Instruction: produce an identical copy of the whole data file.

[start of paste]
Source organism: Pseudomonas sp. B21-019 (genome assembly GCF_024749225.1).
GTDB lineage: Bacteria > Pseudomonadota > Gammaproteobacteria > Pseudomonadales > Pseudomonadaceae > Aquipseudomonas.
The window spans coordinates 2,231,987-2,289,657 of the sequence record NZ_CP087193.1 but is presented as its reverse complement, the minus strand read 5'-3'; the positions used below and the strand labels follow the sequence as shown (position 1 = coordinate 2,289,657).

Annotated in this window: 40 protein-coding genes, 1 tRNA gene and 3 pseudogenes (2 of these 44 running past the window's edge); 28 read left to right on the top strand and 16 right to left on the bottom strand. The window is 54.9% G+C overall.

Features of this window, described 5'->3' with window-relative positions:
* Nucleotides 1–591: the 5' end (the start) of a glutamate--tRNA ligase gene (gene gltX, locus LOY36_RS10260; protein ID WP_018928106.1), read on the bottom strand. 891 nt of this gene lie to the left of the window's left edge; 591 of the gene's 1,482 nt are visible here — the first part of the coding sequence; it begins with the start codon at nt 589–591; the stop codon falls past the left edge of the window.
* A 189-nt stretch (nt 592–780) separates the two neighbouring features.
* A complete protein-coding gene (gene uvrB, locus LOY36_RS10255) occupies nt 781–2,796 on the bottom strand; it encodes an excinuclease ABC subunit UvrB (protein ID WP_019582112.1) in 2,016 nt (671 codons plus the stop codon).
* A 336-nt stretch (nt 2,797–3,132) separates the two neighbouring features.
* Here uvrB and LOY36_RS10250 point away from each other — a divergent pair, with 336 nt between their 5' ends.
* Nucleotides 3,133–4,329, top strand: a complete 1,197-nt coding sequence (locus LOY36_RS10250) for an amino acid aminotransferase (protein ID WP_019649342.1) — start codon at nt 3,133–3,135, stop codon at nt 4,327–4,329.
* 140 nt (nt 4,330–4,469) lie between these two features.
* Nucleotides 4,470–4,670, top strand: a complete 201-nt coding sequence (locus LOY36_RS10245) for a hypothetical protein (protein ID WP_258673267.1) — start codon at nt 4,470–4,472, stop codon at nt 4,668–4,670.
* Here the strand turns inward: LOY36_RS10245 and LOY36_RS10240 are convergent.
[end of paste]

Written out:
Source organism: Pseudomonas sp. B21-019 (genome assembly GCF_024749225.1).
GTDB lineage: Bacteria > Pseudomonadota > Gammaproteobacteria > Pseudomonadales > Pseudomonadaceae > Aquipseudomonas.
The window spans coordinates 2,231,987-2,289,657 of the sequence record NZ_CP087193.1 but is presented as its reverse complement, the minus strand read 5'-3'; the positions used below and the strand labels follow the sequence as shown (position 1 = coordinate 2,289,657).

Annotated in this window: 40 protein-coding genes, 1 tRNA gene and 3 pseudogenes (2 of these 44 running past the window's edge); 28 read left to right on the top strand and 16 right to left on the bottom strand. The window is 54.9% G+C overall.

Features of this window, described 5'->3' with window-relative positions:
* Nucleotides 1–591: the 5' end (the start) of a glutamate--tRNA ligase gene (gene gltX, locus LOY36_RS10260; protein ID WP_018928106.1), read on the bottom strand. 891 nt of this gene lie to the left of the window's left edge; 591 of the gene's 1,482 nt are visible here — the first part of the coding sequence; it begins with the start codon at nt 589–591; the stop codon falls past the left edge of the window.
* A 189-nt stretch (nt 592–780) separates the two neighbouring features.
* A complete protein-coding gene (gene uvrB, locus LOY36_RS10255) occupies nt 781–2,796 on the bottom strand; it encodes an excinuclease ABC subunit UvrB (protein ID WP_019582112.1) in 2,016 nt (671 codons plus the stop codon).
* A 336-nt stretch (nt 2,797–3,132) separates the two neighbouring features.
* Here uvrB and LOY36_RS10250 point away from each other — a divergent pair, with 336 nt between their 5' ends.
* Nucleotides 3,133–4,329, top strand: a complete 1,197-nt coding sequence (locus LOY36_RS10250) for an amino acid aminotransferase (protein ID WP_019649342.1) — start codon at nt 3,133–3,135, stop codon at nt 4,327–4,329.
* 140 nt (nt 4,330–4,469) lie between these two features.
* Nucleotides 4,470–4,670, top strand: a complete 201-nt coding sequence (locus LOY36_RS10245) for a hypothetical protein (protein ID WP_258673267.1) — start codon at nt 4,470–4,472, stop codon at nt 4,668–4,670.
* Here the strand turns inward: LOY36_RS10245 and LOY36_RS10240 are convergent.